Victoria Hotel demolished as street begins to recover

Geoff Vivian & Liam BeattyGeraldton Guardian
The condemned building was torn down by Saturday afternoon.
Camera IconThe condemned building was torn down by Saturday afternoon. Credit: Geraldton Guardian

Marine Terrace was reopened to northbound traffic on Sunday as contractors progressively demolished the historic Victoria Hotel and Blue Heelers Tavern, which was destroyed by fire the week before.

They managed to save the neighbouring property, tenanted by Yamaji Arts, and most of the wall between the two buildings.

The demolition left a considerable amount of rubble, which is expected to take several days to clear.

A spokesman for the property’s liquidator, FTI Consulting, said the demolition process was a complex task, which would be undertaken with all due caution to protect surrounding buildings on the site and other infrastructure.

Rubble from the levelled building is being loaded onto truck for transport.
Camera IconRubble from the levelled building is being loaded onto truck for transport. Credit: Geraldton Guardian

Business owners have reported trade picking back up as the street progressively reopens to the public.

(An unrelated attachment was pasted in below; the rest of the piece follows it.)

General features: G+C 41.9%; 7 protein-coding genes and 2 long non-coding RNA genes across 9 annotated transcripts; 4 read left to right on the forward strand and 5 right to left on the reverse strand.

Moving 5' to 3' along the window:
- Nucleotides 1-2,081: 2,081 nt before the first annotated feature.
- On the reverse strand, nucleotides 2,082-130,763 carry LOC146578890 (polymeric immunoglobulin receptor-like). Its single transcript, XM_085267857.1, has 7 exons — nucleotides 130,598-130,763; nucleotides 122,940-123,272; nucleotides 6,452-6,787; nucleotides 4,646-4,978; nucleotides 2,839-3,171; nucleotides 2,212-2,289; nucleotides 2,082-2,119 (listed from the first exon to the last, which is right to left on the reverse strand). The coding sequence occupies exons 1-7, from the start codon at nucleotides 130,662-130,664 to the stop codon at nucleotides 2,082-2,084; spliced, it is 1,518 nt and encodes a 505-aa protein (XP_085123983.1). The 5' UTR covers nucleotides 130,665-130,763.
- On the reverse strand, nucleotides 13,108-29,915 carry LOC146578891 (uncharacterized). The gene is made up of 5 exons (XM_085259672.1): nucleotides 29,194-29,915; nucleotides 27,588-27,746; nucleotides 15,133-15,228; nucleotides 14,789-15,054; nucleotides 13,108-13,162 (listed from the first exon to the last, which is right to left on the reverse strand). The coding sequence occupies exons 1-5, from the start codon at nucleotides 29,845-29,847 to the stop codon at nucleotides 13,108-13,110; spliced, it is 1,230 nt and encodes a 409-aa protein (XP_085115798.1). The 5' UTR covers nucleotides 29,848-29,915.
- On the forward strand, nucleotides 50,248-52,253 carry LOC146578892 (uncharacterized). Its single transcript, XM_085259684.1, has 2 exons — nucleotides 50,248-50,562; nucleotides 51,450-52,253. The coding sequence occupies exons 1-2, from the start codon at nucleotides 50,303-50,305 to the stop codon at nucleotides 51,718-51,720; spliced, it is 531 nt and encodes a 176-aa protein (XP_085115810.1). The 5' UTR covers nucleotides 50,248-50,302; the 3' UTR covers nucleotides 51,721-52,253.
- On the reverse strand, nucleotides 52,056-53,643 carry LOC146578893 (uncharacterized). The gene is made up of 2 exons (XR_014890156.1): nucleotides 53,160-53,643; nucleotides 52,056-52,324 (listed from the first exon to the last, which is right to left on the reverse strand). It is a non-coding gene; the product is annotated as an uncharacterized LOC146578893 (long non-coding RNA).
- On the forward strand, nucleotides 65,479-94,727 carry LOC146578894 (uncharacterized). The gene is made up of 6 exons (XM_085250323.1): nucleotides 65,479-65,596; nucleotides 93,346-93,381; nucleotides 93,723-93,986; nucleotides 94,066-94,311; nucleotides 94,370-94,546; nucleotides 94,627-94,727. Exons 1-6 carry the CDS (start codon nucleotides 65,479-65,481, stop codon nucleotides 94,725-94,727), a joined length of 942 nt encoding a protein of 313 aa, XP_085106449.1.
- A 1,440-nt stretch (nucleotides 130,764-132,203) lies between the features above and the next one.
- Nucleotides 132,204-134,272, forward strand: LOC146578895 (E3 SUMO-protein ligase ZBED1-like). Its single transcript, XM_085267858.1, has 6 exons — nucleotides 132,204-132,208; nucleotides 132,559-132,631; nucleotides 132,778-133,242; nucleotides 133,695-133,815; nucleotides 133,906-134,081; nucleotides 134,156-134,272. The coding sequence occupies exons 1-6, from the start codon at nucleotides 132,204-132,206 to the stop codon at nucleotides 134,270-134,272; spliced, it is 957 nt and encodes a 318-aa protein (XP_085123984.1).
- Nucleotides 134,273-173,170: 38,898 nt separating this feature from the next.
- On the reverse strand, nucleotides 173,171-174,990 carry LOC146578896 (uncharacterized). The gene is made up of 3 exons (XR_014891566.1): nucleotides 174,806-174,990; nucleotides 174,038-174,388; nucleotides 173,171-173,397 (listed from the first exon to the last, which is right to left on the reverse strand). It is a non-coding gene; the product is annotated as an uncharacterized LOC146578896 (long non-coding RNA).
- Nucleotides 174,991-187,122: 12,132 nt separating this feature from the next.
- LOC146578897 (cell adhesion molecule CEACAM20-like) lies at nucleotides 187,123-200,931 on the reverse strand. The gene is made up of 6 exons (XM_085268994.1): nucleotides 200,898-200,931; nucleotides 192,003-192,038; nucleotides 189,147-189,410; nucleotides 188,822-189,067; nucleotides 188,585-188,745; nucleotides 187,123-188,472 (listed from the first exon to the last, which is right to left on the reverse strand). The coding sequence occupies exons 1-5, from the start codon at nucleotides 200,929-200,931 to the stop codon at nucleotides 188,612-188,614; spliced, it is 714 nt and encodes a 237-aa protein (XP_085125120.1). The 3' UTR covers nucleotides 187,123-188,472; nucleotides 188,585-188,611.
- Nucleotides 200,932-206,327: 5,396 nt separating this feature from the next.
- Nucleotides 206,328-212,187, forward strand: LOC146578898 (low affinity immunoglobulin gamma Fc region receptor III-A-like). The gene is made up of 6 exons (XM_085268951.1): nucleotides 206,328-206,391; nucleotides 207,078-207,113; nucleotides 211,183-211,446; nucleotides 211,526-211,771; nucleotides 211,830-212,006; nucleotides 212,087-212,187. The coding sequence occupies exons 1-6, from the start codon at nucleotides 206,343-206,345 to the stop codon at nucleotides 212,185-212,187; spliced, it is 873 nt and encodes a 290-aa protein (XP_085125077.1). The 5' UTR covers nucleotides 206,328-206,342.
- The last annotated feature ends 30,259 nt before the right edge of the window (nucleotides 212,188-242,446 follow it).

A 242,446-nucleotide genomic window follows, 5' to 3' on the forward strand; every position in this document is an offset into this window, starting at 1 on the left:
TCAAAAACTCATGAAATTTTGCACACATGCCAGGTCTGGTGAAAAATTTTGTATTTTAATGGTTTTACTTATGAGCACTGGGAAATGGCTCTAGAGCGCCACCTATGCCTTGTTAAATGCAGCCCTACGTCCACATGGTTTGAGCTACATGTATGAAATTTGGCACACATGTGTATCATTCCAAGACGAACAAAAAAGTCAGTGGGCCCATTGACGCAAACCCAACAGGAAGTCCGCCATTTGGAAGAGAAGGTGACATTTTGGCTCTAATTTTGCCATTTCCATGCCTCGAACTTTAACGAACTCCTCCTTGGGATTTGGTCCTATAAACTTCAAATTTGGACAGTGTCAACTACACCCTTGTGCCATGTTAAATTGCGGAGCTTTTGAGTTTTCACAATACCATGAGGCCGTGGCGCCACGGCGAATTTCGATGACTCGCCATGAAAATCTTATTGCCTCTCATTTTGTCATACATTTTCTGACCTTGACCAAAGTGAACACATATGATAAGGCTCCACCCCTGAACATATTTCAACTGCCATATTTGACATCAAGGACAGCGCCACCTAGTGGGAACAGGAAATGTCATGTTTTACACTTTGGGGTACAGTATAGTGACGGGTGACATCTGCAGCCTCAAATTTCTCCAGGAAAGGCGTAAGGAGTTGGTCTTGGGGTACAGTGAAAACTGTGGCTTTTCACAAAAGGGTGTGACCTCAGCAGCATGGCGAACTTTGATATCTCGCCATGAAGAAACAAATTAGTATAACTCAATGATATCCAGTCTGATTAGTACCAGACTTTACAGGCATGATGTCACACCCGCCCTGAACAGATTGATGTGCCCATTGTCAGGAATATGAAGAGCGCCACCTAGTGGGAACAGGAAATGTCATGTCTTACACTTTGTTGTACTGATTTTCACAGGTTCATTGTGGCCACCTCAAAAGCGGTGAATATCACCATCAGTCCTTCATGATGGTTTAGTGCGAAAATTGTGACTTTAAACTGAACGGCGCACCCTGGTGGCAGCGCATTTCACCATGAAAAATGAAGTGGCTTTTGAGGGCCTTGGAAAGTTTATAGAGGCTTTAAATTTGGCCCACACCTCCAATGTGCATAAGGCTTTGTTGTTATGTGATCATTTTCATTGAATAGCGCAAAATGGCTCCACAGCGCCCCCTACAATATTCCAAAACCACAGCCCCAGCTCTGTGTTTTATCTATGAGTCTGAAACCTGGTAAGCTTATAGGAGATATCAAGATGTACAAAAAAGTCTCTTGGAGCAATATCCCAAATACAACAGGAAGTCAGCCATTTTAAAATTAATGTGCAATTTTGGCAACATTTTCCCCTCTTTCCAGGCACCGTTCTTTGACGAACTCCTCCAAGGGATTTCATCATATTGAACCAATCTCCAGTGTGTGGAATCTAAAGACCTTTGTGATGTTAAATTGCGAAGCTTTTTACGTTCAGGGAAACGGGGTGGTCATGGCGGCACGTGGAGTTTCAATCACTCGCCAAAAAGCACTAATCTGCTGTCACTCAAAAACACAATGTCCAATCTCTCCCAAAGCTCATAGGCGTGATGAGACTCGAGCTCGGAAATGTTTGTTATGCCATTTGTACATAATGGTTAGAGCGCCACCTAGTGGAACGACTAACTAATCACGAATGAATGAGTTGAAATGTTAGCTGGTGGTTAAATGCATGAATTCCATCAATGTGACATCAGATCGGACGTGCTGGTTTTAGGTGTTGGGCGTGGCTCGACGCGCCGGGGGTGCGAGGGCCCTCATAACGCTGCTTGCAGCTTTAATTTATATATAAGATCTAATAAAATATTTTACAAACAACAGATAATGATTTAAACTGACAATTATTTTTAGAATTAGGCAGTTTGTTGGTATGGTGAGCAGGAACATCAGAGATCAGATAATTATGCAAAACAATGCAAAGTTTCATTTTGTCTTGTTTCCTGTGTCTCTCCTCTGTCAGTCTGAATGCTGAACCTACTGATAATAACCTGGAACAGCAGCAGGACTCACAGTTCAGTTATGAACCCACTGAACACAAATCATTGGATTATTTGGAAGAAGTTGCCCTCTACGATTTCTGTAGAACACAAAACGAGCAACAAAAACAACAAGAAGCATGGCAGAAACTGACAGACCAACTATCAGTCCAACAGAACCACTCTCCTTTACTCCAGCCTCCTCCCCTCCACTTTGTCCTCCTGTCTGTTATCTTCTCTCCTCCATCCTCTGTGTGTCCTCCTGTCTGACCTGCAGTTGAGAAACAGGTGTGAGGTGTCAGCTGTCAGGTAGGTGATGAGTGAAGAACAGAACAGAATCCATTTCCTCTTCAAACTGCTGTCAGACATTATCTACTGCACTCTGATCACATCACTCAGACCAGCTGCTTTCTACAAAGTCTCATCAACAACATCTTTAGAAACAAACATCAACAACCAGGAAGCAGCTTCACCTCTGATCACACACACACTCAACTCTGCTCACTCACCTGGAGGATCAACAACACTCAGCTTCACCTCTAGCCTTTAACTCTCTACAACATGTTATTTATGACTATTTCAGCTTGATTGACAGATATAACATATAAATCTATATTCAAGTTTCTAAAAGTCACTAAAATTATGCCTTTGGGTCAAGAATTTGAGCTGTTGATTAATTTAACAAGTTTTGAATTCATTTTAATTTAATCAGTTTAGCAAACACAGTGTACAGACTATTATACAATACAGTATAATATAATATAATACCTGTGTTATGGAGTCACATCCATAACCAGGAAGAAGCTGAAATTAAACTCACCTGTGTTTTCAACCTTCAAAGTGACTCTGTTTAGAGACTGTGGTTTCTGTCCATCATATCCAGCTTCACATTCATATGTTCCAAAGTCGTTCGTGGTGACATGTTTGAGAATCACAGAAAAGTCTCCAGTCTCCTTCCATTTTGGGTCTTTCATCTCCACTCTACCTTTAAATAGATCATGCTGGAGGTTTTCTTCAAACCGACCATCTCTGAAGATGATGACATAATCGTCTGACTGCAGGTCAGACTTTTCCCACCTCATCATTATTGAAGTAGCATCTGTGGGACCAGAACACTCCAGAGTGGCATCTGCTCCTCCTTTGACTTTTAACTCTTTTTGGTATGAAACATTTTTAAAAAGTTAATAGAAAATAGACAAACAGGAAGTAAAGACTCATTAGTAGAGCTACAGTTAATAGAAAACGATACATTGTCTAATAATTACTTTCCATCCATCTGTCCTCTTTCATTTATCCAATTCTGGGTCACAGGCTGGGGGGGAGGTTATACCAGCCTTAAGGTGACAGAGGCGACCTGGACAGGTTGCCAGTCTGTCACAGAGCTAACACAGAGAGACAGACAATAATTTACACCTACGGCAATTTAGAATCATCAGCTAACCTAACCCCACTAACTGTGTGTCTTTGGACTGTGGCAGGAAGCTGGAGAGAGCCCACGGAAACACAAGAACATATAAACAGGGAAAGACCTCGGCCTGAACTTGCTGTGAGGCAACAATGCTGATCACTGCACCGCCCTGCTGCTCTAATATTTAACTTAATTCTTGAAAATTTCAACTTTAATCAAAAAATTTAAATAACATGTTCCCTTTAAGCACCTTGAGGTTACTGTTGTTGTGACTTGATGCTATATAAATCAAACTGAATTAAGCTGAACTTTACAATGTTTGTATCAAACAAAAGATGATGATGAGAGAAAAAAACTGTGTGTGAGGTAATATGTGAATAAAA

The Book Tree proprietor Marianne Bell said Saturday was reasonably good for trade but she did not open on Sunday.

“There were a few sticky-beakers watching the Vic come down,” she said.

“I am not looking forward to going into my shop tomorrow to see how much dust and crap has come under my door.”

Cavania and Cafe Fleur owner Christian Watters said trade had improved when the street was partially reopened to traffic on Sunday.

“The cafe had a bit of dust but they were doing the best they could,” he said.

Tarts and Co manager Bianca Shepley said business had been quiet last week but picked up on Saturday as people came to watch the demolition and stayed for a coffee.

“Saturday was good, Sunday was not too bad,” she said.

City of Greater Geraldton representative Trish Palmonari attended a crisis meeting of Marine Terrace traders at The Provincial bar on Friday evening.

She told business owners the demolition contractor would tackle the asbestos removal first.

“The demolition contractor is highly experienced in asbestos removal and will undertake this process with all due caution,” she said.

Ms Palmonari said the City had requested some original stones and wrought iron from the building to be recovered for preservation and display.

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